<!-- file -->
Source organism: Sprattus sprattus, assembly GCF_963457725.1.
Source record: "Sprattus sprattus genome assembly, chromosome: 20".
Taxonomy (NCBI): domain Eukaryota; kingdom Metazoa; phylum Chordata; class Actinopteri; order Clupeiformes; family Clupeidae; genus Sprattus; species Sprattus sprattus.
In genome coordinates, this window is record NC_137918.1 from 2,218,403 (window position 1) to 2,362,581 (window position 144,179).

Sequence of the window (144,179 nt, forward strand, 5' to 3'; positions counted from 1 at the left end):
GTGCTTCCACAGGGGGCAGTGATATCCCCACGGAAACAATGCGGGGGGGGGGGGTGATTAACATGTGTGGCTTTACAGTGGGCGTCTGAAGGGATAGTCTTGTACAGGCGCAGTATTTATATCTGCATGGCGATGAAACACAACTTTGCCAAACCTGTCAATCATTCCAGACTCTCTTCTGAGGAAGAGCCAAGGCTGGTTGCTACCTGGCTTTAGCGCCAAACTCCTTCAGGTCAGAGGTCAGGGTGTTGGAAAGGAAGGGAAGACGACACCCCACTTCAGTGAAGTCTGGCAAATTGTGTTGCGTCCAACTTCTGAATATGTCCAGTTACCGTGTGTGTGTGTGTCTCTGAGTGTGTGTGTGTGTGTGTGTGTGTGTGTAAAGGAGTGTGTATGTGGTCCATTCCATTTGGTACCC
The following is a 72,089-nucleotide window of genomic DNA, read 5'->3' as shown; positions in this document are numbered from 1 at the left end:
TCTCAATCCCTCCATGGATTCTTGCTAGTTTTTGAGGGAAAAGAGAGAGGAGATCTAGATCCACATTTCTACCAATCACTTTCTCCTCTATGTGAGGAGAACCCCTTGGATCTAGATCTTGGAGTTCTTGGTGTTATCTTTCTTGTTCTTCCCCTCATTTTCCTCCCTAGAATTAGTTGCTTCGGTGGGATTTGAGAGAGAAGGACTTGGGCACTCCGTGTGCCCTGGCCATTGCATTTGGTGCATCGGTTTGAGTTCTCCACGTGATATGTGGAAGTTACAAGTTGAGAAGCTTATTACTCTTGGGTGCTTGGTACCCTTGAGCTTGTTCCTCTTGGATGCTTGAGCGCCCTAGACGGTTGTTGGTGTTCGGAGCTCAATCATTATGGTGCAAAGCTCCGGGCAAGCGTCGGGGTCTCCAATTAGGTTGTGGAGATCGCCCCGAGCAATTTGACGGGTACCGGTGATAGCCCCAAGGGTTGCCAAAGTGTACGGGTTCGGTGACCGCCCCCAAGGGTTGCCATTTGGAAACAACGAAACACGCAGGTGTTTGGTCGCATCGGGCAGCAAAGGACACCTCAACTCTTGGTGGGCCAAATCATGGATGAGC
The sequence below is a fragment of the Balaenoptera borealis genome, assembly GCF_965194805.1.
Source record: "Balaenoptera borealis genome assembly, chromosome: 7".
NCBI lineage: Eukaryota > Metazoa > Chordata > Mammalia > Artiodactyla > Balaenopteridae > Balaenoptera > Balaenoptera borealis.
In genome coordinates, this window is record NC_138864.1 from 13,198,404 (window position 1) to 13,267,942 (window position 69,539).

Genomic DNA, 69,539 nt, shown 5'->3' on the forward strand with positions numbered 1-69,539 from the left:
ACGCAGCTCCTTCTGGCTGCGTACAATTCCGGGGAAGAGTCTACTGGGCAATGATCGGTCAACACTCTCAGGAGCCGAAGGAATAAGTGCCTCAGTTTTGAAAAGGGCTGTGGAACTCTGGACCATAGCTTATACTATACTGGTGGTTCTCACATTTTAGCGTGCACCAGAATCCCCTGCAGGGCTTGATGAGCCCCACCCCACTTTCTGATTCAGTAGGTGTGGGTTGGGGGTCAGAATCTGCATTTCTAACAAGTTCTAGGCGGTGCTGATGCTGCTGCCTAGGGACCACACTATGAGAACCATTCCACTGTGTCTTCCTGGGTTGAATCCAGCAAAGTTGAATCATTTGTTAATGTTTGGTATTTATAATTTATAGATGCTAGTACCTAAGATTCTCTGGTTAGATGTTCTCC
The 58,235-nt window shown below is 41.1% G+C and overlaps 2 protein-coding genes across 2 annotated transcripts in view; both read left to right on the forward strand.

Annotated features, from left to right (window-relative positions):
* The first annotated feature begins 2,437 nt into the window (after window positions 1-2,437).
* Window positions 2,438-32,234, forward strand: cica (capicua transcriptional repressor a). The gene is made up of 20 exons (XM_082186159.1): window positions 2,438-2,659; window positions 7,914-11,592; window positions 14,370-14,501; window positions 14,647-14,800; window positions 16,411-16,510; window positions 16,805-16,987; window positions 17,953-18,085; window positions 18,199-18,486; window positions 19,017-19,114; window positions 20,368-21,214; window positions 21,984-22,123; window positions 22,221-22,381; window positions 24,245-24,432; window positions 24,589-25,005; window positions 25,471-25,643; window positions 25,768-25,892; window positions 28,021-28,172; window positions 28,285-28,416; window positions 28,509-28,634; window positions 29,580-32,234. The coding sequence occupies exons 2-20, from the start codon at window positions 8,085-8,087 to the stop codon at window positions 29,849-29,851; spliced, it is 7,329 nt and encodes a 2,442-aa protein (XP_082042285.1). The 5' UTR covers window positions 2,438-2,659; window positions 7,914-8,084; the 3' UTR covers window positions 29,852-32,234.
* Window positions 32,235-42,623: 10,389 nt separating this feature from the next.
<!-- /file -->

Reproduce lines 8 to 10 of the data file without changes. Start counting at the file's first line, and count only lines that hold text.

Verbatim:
TCTCAATCCCTCCATGGATTCTTGCTAGTTTTTGAGGGAAAAGAGAGAGGAGATCTAGATCCACATTTCTACCAATCACTTTCTCCTCTATGTGAGGAGAACCCCTTGGATCTAGATCTTGGAGTTCTTGGTGTTATCTTTCTTGTTCTTCCCCTCATTTTCCTCCCTAGAATTAGTTGCTTCGGTGGGATTTGAGAGAGAAGGACTTGGGCACTCCGTGTGCCCTGGCCATTGCATTTGGTGCATCGGTTTGAGTTCTCCACGTGATATGTGGAAGTTACAAGTTGAGAAGCTTATTACTCTTGGGTGCTTGGTACCCTTGAGCTTGTTCCTCTTGGATGCTTGAGCGCCCTAGACGGTTGTTGGTGTTCGGAGCTCAATCATTATGGTGCAAAGCTCCGGGCAAGCGTCGGGGTCTCCAATTAGGTTGTGGAGATCGCCCCGAGCAATTTGACGGGTACCGGTGATAGCCCCAAGGGTTGCCAAAGTGTACGGGTTCGGTGACCGCCCCCAAGGGTTGCCATTTGGAAACAACGAAACACGCAGGTGTTTGGTCGCATCGGGCAGCAAAGGACACCTCAACTCTTGGTGGGCCAAATCATGGATGAGC
The sequence below is a fragment of the Balaenoptera borealis genome, assembly GCF_965194805.1.
Source record: "Balaenoptera borealis genome assembly, chromosome: 7".